In the several embodiments of the forming and shaping device which are shown in Figs. l-8, there is no sharp, or critical, limitation as to the cross sectional size of the extrusion orifice 1 relative to the distance between the rolls 5 and 6 of Figs. lr, or between the outer lips of the plates 19 and 29 of Figs. 58. it is merely necessary that orifice 1 be of a size such as to feed extruded material into the slot between such shaping members and that the slot be of a length sufiicient to accommodate all of the material fed thereto. However, for purpose of making plastic foam sheet of one inch thickness and six inches width, the orifice 1 may conveniently have a one-sixteenth inch by two inches rectangular cross sec tion and the shaping members, such as rolls 5 and 6 of Figs. 14, may be about one-fourth inch apart. The slot or passageway, between such shaping members should be of a breadth sufficient to accommodate a sheet of the desired width, e. g. each of the rolls 5 and 6 may have a length of eight inches or more. The dimensions just given are merely illustrative. An extrusion orifice of the above-stated size may be used to make plastic foam sheets which are of greater thickness, width, or both, than just stated, provided the rate of extrusion is increased, or the linear feet of such sheet produced per hour is decreased, to a corresponding extent.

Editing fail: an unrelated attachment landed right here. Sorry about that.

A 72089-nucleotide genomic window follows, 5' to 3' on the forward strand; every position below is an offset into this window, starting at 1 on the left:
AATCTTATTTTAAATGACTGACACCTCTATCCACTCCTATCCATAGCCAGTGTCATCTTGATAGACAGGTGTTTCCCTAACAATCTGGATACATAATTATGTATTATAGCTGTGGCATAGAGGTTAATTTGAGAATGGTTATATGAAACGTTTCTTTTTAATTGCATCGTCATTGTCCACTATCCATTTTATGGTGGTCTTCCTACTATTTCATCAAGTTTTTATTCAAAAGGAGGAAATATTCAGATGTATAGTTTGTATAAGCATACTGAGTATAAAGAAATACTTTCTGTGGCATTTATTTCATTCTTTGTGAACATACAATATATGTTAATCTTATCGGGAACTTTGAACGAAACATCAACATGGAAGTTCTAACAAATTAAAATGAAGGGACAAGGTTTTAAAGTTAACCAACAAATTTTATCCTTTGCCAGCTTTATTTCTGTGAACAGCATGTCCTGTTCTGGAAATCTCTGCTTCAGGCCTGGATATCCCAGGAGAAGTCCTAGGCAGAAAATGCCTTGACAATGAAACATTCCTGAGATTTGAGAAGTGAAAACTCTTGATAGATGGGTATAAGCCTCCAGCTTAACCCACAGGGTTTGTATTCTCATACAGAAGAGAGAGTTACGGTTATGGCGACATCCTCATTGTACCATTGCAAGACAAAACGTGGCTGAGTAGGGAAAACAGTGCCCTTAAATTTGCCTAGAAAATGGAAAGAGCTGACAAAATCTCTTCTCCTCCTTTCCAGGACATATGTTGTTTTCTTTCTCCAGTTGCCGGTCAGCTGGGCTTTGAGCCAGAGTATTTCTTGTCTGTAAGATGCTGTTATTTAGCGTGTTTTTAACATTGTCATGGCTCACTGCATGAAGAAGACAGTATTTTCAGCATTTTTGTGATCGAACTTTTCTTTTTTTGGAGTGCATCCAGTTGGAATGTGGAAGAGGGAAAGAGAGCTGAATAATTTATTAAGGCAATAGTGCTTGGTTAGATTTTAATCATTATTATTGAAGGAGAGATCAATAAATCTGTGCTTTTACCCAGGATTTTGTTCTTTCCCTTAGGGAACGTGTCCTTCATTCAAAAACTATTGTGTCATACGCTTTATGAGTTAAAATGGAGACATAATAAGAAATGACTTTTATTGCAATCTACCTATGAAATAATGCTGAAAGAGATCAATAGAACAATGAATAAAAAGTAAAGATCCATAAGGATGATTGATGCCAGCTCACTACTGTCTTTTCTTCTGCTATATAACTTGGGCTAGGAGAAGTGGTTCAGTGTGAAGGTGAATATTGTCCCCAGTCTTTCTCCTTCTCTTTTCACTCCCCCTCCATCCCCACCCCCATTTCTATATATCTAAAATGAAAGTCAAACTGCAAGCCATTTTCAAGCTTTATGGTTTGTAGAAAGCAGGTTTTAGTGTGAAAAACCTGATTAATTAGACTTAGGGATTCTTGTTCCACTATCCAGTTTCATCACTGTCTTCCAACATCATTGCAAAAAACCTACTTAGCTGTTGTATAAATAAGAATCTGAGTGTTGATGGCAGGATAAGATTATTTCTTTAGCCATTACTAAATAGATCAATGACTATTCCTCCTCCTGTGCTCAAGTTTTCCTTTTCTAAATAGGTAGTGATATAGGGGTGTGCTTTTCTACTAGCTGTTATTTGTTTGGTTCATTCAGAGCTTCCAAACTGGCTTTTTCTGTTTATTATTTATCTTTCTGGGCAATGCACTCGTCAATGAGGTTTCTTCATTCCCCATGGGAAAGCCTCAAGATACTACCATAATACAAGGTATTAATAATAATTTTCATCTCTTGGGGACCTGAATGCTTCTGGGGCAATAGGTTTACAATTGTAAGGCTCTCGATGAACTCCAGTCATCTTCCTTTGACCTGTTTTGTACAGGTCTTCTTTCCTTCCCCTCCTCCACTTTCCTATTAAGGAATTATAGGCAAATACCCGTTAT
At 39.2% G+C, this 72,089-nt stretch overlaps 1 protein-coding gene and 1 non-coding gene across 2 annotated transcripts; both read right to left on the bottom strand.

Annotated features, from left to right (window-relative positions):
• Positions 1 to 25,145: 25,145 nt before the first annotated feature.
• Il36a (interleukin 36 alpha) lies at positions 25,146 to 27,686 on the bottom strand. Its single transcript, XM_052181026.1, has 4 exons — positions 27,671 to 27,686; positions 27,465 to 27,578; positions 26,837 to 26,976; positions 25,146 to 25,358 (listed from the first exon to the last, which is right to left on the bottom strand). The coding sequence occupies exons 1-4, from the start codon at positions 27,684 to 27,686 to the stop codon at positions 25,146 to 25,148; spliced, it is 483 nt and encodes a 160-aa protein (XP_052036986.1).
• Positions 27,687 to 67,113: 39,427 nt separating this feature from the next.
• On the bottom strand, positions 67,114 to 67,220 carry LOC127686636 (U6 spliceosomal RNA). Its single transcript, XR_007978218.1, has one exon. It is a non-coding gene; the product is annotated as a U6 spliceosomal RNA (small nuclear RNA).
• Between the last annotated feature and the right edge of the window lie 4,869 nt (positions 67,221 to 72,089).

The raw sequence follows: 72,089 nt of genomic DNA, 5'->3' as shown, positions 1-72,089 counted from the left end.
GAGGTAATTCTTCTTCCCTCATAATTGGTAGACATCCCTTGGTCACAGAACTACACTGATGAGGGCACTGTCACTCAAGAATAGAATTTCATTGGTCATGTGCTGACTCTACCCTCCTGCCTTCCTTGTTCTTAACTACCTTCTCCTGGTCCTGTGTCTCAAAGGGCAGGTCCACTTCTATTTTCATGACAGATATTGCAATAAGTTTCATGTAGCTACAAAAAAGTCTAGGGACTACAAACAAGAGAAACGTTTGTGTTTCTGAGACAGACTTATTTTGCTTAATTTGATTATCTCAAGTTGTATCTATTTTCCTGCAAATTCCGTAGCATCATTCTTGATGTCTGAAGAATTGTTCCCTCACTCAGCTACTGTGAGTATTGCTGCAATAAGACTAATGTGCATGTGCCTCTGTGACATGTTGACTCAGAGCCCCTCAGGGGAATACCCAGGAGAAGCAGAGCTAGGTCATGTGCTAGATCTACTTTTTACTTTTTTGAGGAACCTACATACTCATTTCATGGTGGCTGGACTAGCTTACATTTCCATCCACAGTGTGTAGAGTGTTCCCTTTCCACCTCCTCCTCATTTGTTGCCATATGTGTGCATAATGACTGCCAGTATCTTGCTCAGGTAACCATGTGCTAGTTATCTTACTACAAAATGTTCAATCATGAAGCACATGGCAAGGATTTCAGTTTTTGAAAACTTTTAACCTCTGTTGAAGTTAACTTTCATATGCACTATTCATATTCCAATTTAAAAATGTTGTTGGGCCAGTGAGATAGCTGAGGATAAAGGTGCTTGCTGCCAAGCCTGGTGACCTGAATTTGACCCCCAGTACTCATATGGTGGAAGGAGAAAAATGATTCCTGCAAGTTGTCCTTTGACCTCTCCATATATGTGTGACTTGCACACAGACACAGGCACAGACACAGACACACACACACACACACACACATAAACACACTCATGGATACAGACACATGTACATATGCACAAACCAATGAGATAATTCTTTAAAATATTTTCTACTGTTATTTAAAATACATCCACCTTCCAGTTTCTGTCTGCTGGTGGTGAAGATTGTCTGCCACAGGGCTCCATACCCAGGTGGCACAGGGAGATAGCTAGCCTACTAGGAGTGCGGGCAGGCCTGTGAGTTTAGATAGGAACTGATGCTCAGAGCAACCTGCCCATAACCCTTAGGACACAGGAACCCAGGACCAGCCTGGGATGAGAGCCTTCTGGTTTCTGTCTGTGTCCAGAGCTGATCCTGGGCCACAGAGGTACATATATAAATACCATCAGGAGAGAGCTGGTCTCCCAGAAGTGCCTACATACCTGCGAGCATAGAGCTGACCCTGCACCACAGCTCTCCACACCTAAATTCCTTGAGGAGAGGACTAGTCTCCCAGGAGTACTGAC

In making a plastic foam sheet using the apparatus of Figs. 1-4, a flowable gel of a thermoplastic resin having a normally gaseous agent dissolved therein is formed under pressure in known manner within a vessel from which it may be extruded. The extrusion orifice 1 serves as an outlet from such a vessel. The outlet is opened, e. g. by rotating the plug 16, whereupon the gel extrudes from the vessel into the groove, or passageway, between the rows of rolls 35 and 6-8, respectively. Due to the decrease in pressure on the gel which occurs upon extruding the same, the normally gaseous ingredient of the gel vaporizes rapidly and thus expands the extruded material to form a cellular mass. Heat consumed in the vaporiza tion cools and hardens the resulting cellular body. However, before and during a considerable part of the expansion, the extruded material remains flowable. The rolls 3-8, particularly rolls 5 and 6, serve to limit the thickness of the layer of extruded expanding material which may pass therebetween. As a result, the extruded material flows along the rolls 5 and 6, toward the ends of the same, to points at which it may pass between the rolls. The force of the extrusion causes flow of the material between the rolls, i. e. the resultant plastic foam sheet need not be pulled to effect delivery of the same from the rolls. Expansion of the extruded material occurs, for the most part, before and during passage of the same between the rolls. However, a slight amount of further expansion usually occurs as the plastic foam sheet is being delivered from the rolls. The plastic foam sheets thus produced are of substantially uniform thickness throughout all except the edge portions thereof, e. g. such sheet of one inch average thickness usually has thickness variations of not more than one-sixteenth inch throughout its length. Such sheets usually are also of substantially uniform width. However, surges-sometimes occur in the rate of extrusion to form the sheet, and these cause variations in the width of the same. Fig. 9 shows a sheet produced during a period in which such change in the rate of extrusion occurred, i. e. the wider portion of the sheet is due to a surge in the rate of extrusion.